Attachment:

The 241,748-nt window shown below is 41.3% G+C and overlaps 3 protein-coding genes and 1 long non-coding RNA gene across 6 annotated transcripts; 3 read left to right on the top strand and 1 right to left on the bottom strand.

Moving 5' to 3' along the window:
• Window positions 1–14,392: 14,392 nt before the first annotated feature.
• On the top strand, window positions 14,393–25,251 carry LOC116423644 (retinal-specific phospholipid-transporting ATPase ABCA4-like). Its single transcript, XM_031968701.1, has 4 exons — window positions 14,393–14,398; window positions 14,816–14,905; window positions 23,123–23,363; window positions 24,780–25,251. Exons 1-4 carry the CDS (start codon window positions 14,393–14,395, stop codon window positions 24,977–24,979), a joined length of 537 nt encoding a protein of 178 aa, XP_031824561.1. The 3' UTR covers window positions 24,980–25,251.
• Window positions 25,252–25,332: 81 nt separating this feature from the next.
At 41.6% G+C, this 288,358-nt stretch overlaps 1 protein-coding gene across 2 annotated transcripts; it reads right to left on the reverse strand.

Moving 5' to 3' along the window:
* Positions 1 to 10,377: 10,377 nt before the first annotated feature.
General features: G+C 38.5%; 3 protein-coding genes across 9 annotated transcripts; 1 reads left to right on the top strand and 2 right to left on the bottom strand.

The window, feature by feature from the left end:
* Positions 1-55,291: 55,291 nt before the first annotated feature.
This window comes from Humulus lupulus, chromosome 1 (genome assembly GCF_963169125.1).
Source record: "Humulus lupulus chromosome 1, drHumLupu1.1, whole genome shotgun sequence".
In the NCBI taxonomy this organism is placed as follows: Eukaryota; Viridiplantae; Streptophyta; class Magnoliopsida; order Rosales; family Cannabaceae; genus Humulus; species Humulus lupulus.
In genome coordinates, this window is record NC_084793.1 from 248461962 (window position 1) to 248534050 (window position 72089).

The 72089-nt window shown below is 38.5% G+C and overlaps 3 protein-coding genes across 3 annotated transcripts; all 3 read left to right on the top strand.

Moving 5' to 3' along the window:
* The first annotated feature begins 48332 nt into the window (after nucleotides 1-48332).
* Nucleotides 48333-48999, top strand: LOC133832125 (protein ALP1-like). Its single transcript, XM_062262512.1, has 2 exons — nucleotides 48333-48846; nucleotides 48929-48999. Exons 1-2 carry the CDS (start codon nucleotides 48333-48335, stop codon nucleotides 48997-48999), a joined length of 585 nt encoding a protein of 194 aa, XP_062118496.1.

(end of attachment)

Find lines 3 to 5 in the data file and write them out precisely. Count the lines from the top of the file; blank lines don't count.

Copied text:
• Window positions 1–14,392: 14,392 nt before the first annotated feature.
• On the top strand, window positions 14,393–25,251 carry LOC116423644 (retinal-specific phospholipid-transporting ATPase ABCA4-like). Its single transcript, XM_031968701.1, has 4 exons — window positions 14,393–14,398; window positions 14,816–14,905; window positions 23,123–23,363; window positions 24,780–25,251. Exons 1-4 carry the CDS (start codon window positions 14,393–14,395, stop codon window positions 24,977–24,979), a joined length of 537 nt encoding a protein of 178 aa, XP_031824561.1. The 3' UTR covers window positions 24,980–25,251.
• Window positions 25,252–25,332: 81 nt separating this feature from the next.